Former Circuit City CEO, Car Max founder Richard Sharp dies at 67
New York — Richard Sharp, the former CEO of Circuit City and driving force behind CarMax, has died due to complications from a rare type of Alzheimer’s disease. He was 67.
“Rick Sharp was a giant in the consumer electronics industry,” the Consumer Electronics Association said in a statement. “He helped build Circuit City from a regional chain into one of the nation’s leading electronics retailers. He also was an innovative businessman, leading the creation of the breakthrough consumer-friendly used car retailing concept, CarMax. Sharp was an innovative and bright mind who exemplified the creativity, dedication and passion that are hallmarks of our industry’s great leaders,”
Sharp joined Circuit City in 1982 and served as CEO of the company from 1986 to 2000. Under his leadership, Circuit City enjoyed meteoric growth with sales that increased from $175 million in 1986 to more than $10 billion by 2000. Eight years after he had left the company, Circuit City filed for bankruptcy in 2008 and the following year was liquidated.
During his tenure at Circuit City, Sharp was involved in the creation of CarMax, which promised shoppers a simple, no-haggling approach to car buying. Sharp joined CarMax in 2002 when it was spun off as a separate company from Circuit City and served as chairman of the company until 2007. CarMax has since grown to become the nation’s largest seller of used vehicles with 135 stores with annual sales of more than $12.5 billion.
Sharp was also a founding investor in the Crocs footwear company where he served as chairman from 2005 until 2011.
Hobby Lobby wins ruling in Supreme Court
New York — Retail chain Hobby Lobby was triumphant In a 5-4 ruling by the Supreme Court on Monday in which the court ruled that the federal government cannot force privately held corporations to provide forms of contraceptive coverage that violate the religious beliefs of their owners. The ruling means that private companies can opt out of the Affordable Health Care Act’s contraception coverage mandate.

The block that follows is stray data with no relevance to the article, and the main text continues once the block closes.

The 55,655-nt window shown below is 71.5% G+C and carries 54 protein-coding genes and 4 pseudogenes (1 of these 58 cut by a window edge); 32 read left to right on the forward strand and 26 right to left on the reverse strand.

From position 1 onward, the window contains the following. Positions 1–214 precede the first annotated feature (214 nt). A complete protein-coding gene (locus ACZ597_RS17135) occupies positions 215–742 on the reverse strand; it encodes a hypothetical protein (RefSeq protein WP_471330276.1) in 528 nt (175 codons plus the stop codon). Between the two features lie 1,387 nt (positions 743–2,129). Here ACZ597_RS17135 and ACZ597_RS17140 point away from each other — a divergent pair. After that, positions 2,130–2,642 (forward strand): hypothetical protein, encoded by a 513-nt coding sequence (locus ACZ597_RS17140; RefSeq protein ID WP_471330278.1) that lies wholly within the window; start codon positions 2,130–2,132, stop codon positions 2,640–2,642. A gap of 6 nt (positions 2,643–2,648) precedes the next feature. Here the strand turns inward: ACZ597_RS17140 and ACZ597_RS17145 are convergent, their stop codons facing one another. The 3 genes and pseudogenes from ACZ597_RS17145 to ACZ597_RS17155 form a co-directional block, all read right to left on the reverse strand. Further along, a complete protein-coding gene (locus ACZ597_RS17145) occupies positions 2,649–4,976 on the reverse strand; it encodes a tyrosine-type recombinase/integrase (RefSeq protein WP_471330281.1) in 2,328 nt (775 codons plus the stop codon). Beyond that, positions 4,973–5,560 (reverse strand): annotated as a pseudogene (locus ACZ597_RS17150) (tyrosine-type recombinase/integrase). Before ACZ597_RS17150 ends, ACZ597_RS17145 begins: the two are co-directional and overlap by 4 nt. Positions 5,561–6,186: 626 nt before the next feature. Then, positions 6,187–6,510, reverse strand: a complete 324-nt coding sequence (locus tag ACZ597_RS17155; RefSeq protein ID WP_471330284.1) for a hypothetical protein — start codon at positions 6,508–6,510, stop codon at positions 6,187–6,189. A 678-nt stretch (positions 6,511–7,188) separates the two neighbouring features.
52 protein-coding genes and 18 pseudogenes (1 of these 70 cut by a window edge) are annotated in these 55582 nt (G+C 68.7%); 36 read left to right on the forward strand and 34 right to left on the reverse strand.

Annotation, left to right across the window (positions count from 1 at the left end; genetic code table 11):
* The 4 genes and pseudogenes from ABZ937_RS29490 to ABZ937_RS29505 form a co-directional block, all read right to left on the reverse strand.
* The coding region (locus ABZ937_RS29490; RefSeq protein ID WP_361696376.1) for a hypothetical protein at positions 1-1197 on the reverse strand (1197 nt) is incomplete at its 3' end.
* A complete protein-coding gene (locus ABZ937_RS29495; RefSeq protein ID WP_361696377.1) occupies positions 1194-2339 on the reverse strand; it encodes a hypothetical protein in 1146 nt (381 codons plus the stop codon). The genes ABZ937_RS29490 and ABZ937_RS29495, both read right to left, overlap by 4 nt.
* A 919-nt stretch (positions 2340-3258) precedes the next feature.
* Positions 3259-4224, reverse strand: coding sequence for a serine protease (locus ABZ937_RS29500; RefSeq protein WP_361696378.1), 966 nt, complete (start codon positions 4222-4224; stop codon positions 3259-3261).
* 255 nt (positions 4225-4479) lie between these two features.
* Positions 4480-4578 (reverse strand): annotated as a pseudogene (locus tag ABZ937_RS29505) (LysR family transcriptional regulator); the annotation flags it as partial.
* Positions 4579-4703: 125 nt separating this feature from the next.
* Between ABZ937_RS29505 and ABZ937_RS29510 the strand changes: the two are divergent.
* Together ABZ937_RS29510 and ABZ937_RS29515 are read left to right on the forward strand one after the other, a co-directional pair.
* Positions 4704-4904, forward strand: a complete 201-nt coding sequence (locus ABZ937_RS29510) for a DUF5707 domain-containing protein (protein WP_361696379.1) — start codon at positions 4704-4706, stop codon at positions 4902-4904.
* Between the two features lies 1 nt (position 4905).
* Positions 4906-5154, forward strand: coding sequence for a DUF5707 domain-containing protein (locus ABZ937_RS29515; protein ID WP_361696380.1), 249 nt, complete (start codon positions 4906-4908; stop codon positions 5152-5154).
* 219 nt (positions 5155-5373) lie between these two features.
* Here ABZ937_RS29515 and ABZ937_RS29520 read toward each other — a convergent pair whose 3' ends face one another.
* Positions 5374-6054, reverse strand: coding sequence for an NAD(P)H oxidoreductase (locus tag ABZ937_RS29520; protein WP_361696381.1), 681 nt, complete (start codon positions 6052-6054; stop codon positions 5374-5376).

The family-owned Hobby Lobby, based in Oklahoma City, operates approximately 600 stores nationwide. (Conestoga Wood Specialties Corp., East Earl, Pennsylvania, manufacturers cabinets.) It is owned by the religiously conservative Green family, who challenged the contraception coverage mandate saying it forced them to either violate their faith or pay ruinous fines.
The court’s decision applies only to the contraceptive coverage mandated by the new law.
Schnuck Markets names CIO
St. Louis — Schnuck Markets announced that Robert Hardester has been appointed the company’s new CIO. Hardester succeeds Mark Zimmerman, who recently announced that he would be leaving the company.
Hardester most recently served as a VP corporate systems at Express Scripts, where he was responsible for application development. He previously held the position of CIO at Furniture Brands International and at General Electric.
The Schnucks executive team is interested in moving forward in ways that appeal to the individual customer rather than to the masses,” Hardester said. “That requires more analytics and more emphasis on consumer trends. Maintaining a secure IT environment is a top priority in today’s retail world, but Schnucks is a company that wants to do more with IT — leveraging segmentation, merchandising, mobile apps, social networking and using what is learned to help deliver positive and exciting in-store experiences.”